10 Sep

Getting Comfortable in Kyoto

Kamo Cottage, KyotoIt’s a delicate balance when looking for a place to stay when travelling. Cost vs convenience. In the middle of the action vs out of the way and quiet. Hostel vs hotel.

For us, lately, we have been drawn to apartments.

I remember when I first realized that renting short term apartment was an option for travellers. What?! We can rent an apartment? In a regular neighbourhood? Where there are regular restaurants, grocery stores, and pubs? Where we can pretend like we live here? Sold! Ever since then, as we learn to travel slower, we look to add apartments to the mix of accommodations.

Just like when looking for any accommodation, there is a set of criteria we use to help us find an apartment:

  • We like to have a sitting area. It can be an studio apartment but should at least have a table that we can sit at.
  • We may not actually cook but we want the option to make a meal if we want to so it should have a kitchen. We usually eat breakfast ‘at home’ in the morning so like to be able to make coffee and have a fridge to keep milk and beer cold.
  • It should have shops and restaurants nearby. We don’t want to have to go into town to grab a bite – we want to eat in the neighbourhood.
  • It should be near public transportation. We like being out in regular neighbourhoods but still want to be able to get to the sights. Bus, train, or subway should be within a 15 minute walk.
  • It should have wifi internet connection.

In Kyoto we found Kamo Cottage(I will write a more detailed post later about how we find apartments and guesthouses.)

Nestled on the banks of the Kamo-gawa river this little cottage is at the back of Mike and Yuko’s family home. A small, studio space with a loft for sleeping, it has everything we need to enjoy our week in Kyoto.

There is a small kitchen area with a fridge to keep my milk and beer cold.

Kamo Cottage, Kyoto

A comfy couch and coffee table to enjoy the morning.

Kamo Cottage, KyotoAnd the loft sleeping space is plenty comfortable.

Kamo Cottage, KyotoUsing the bikes that come with the apartment was our favorite way to get around. We meandered through endless neighbourhood streets making our way to all the temples and shrines and then stopped at local izakayas for dinner on our way home. It’s true that, outside of the real tourist areas, there is not much English spoken but a smile and an adventurous spirit got us by every time.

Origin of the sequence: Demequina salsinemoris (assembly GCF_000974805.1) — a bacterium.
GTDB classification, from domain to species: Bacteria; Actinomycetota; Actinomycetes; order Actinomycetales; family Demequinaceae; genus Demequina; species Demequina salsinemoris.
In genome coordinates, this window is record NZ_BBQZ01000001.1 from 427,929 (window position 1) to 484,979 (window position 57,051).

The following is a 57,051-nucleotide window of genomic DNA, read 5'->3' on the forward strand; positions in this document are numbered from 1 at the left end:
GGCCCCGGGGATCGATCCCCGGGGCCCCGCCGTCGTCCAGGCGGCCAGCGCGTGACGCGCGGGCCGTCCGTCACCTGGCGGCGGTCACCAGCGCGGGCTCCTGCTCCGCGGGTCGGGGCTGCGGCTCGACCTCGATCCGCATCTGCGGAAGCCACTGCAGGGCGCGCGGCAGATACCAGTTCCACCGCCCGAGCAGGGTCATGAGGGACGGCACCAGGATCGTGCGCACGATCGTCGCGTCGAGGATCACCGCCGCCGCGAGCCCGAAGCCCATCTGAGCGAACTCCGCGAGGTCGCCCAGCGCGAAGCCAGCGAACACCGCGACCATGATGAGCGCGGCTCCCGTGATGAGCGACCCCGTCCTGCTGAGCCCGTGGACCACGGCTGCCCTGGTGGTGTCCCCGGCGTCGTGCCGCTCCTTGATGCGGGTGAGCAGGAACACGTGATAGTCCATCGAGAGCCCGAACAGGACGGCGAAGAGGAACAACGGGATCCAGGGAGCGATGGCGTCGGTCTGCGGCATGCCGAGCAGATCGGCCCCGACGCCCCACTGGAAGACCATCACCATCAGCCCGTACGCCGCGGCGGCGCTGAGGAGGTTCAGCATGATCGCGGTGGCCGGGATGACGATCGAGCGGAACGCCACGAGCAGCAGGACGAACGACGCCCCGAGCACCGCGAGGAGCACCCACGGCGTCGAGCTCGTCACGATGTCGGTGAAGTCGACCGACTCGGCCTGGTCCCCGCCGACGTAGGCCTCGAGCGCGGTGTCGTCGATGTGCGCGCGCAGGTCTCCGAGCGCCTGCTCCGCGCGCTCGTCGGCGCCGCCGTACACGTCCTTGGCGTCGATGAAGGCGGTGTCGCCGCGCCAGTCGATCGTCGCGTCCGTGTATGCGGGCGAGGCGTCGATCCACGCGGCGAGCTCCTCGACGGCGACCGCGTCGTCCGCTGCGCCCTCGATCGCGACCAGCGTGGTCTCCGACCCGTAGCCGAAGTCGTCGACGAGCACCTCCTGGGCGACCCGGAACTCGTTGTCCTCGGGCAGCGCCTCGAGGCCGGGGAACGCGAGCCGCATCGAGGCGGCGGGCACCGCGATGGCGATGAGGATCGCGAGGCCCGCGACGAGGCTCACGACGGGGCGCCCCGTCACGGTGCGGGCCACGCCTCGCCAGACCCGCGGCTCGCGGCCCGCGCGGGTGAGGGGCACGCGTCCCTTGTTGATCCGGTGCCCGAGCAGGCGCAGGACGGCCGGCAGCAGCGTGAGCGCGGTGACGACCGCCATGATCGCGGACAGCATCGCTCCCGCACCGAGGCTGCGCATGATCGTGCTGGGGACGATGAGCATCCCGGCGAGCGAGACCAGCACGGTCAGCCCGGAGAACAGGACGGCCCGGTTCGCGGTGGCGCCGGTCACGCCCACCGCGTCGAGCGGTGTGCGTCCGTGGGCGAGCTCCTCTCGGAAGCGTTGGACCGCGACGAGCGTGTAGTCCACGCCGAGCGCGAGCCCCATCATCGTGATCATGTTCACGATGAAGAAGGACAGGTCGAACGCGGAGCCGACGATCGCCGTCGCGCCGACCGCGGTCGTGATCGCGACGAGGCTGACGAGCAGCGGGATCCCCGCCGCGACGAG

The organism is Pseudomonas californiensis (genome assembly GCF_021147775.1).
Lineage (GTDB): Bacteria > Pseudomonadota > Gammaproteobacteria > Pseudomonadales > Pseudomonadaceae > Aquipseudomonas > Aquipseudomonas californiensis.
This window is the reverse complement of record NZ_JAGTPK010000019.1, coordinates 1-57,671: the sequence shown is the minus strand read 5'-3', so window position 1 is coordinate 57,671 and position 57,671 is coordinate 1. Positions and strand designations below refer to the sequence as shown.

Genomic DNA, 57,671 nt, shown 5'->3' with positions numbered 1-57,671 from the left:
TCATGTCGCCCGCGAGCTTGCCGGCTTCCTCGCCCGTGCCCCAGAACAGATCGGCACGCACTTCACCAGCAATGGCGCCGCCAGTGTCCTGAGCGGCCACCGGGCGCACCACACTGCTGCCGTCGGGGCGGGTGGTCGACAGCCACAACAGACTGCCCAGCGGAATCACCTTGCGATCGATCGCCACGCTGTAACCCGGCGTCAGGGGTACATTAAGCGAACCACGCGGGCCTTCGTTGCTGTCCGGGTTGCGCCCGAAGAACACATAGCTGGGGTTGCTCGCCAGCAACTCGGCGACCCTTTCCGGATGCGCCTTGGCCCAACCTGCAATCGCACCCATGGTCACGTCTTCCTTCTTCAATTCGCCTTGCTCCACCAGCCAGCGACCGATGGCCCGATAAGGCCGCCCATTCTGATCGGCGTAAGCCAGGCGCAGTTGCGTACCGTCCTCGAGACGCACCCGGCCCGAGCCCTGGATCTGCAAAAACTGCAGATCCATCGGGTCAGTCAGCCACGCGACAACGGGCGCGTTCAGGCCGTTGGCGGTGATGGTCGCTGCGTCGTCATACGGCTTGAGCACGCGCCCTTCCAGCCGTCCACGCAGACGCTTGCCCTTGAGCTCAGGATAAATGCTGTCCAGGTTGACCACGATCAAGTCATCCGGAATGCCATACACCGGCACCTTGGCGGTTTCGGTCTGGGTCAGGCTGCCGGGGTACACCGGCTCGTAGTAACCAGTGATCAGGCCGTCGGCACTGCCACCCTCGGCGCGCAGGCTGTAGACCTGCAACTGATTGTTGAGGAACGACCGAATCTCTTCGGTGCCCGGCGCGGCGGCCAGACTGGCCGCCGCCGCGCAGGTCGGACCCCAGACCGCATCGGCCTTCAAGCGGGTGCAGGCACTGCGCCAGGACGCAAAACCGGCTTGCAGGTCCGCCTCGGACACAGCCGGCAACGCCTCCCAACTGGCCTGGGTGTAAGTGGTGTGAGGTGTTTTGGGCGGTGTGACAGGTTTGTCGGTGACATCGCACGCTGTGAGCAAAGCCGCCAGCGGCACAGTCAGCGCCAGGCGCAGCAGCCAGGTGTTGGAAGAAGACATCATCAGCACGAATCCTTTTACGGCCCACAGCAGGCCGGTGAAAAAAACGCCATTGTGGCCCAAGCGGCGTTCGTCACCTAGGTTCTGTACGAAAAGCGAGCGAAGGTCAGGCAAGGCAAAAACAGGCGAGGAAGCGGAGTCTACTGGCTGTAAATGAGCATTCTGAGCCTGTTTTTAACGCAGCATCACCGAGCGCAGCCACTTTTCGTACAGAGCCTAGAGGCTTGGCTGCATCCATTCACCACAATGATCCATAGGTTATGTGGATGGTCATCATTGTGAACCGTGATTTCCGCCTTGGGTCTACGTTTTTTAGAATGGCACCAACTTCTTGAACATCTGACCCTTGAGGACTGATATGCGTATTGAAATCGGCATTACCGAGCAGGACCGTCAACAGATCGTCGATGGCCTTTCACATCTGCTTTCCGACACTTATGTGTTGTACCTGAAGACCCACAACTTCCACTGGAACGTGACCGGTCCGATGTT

Kamo Cottage, KyotoWe were lucky this time also as Mike is a fellow traveler who arrived in Japan many years ago and never left. He told us of his secret spots in Kyoto (the ramen shop was amazing!) and provided insight into Japanese culture and tradition.

Once again getting an apartment proved well worth it and, since we are looking for a new home, we truly did pretend like we lived here.

9 thoughts on “Getting Comfortable in Kyoto

  1. I’m sure having those bikes in Kyoto were a godsend! We always wanted to rent them, but they were always so expensive in Japan.

    And I hope that we’ll get the chance to rent some apartments along the way. For now, hotel rooms feel incredibly luxurious compared to dorms, so I can hardly imagine what we’d do with an entire apartment (studio or not!) to ourselves!
    Steph (@ 20 Years Hence) recently posted..Celebrating Obon in Matsushima

  2. Looks like the perfect sort of place to stay in. I agree that hotels and hostels get old in a hurry plus what better way to get the local flavour. And a bike to boot. I’m enjoying these posts of your on Japan.

    • We didn’t do it too often on our RTW trip as we were just discovering it. We did find, though, that it’s usually economical in larger centers and where you will be staying for a little while (at least a week). Often there is a one time cleaning fee – amortized out over a week of more makes it more affordable. We traveled too quickly most of the time on our RTW to really take advantage – now that we travel slower it is more of an option.

      There are also disadvantages to having an apartment – there is no maid service, and no interaction with other travelers. It’s a balance between having our own space and wanting to connect with others.
      Gillian recently posted..Getting Comfortable in Kyoto

  3. We love having our own space to come back so renting has always been a must for us, it seems the longer you stay in a place the less appealing a hostel or hotel is.

    It think that is where home exchanging works brilliantly for us as it takes away the expense of renting and gets you living in a real neighbourhood. There are actually 15 options in Japan on the site we use!
    Chris recently posted..Dealing with our first proper criticism – properly

  4. Andy and I really enjoy apartments when we travel. It’s so nice to have a little extra space and see the real neighborhoods where people live instead of just the touristy area. And your checklist pretty much matches ours too.
    Ali recently posted..Disadvantages of Taking a Tour

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